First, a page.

Across jurisdictions, personal liability for intentional torts under participation theory is widely available, although the level of involvement necessary to trigger liability varies. The semantic distinction between malfeasance, misfeasance, and nonfeasance and its impact on pleading standards was discussed extensively in Skelton v. Chemical Leaman Tank Lines, 17 Conn. L. Rptr. 56 (Sup. Ct. 1996). There, the court came to criticize the “scholastic disputes about whether in a particular case we had malfeasance, misfeasance, or nonfeasance” and concluded that the true basis of liability should be analyzed under a traditional tort law duty of care standard.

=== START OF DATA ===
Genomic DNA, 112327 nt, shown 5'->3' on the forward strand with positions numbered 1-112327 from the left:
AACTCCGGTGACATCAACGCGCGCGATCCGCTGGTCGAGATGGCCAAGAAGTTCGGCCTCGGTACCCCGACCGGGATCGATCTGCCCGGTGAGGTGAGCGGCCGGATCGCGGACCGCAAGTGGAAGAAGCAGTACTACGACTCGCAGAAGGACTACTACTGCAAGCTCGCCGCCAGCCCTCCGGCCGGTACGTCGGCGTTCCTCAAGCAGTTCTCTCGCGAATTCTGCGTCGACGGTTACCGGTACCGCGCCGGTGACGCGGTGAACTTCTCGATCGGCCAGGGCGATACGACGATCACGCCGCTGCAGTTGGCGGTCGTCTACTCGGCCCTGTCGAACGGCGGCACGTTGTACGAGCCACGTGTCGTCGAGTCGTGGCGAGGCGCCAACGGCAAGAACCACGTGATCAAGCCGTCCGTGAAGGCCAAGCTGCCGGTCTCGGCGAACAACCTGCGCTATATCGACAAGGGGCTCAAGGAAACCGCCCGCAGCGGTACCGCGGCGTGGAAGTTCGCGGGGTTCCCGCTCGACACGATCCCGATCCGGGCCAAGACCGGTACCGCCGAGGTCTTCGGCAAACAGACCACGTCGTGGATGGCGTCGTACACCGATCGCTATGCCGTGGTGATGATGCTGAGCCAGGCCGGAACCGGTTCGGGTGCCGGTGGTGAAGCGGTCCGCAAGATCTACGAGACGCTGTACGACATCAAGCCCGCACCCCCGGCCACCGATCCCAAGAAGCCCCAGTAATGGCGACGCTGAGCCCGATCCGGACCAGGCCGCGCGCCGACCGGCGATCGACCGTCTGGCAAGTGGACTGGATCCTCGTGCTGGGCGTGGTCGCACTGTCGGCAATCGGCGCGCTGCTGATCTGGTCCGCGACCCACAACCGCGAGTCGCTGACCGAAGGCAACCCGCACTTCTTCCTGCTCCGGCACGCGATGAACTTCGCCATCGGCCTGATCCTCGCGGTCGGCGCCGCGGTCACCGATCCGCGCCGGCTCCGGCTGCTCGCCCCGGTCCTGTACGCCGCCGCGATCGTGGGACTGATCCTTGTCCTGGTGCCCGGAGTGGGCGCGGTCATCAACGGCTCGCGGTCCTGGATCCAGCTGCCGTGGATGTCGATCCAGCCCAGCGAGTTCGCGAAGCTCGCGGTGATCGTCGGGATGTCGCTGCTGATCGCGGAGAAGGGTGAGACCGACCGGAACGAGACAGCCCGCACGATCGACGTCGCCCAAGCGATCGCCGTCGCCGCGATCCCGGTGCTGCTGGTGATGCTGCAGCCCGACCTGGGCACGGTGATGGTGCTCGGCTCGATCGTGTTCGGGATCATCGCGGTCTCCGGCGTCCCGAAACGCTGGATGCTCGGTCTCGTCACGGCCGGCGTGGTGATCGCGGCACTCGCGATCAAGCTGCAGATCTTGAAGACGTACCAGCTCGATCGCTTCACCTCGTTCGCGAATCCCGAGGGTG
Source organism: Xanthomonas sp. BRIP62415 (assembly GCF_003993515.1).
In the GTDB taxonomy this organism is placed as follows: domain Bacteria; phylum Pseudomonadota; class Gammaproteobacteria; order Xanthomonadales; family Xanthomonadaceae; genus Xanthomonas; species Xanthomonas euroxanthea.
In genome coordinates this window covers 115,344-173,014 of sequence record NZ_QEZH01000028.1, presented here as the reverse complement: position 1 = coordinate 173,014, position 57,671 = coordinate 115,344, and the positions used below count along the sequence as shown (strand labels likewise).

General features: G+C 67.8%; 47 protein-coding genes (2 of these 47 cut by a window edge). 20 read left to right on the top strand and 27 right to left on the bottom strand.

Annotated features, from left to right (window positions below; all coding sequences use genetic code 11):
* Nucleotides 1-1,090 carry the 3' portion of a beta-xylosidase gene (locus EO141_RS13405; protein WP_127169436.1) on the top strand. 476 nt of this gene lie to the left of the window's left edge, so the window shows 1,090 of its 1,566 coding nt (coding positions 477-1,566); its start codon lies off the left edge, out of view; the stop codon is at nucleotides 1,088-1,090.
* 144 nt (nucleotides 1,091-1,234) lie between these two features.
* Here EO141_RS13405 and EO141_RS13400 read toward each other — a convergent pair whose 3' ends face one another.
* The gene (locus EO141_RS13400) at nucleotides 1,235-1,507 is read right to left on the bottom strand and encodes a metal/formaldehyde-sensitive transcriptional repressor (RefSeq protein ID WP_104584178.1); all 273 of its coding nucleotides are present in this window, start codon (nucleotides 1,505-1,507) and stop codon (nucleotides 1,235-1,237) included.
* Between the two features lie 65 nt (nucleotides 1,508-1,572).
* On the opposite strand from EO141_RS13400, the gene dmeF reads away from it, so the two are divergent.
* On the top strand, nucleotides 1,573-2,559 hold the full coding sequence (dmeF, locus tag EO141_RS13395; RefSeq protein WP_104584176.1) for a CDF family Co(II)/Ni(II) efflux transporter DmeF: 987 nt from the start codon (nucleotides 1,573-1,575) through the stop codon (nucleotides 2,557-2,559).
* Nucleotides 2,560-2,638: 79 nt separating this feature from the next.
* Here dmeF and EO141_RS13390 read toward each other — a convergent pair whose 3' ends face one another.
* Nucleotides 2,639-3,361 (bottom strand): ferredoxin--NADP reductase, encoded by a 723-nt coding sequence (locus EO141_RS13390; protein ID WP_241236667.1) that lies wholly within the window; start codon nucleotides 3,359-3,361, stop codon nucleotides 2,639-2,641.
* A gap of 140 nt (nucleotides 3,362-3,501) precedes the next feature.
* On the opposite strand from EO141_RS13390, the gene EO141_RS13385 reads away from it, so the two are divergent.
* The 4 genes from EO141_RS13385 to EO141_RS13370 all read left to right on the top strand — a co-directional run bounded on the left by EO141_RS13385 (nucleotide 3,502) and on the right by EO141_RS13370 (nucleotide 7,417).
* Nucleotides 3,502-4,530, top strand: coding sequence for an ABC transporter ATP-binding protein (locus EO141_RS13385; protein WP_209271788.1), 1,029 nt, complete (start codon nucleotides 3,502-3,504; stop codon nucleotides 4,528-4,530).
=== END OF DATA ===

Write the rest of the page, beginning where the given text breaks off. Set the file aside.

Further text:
In other jurisdictions, the distinction between malfeasance and nonfeasance still carries weight, like in Heronemus v. Ulrick, 1997 WL 524127 (Del. Super. Ct. July 9, 1997). There, the court granted a motion to dismiss because “allegations of nonfeasance are insufficient to maintain a claim under the personal participation doctrine.” This analytical framework was recently reindorsed by the Delaware Superior Court in Yavar Rzayev v. Roffman, 2015 WL 5167930 (Del. Super. Ct. 2015). There, the court cited Heronemus’ reasoning approvingly, but found that the allegations at issue in the case before it met the requirements for participation theory liability, as affirmative misfeasance was pleaded as opposed to mere nonfeasance. Overall, the more active and knowing an act is, the more likely courts are to impose personal liability under participation theory.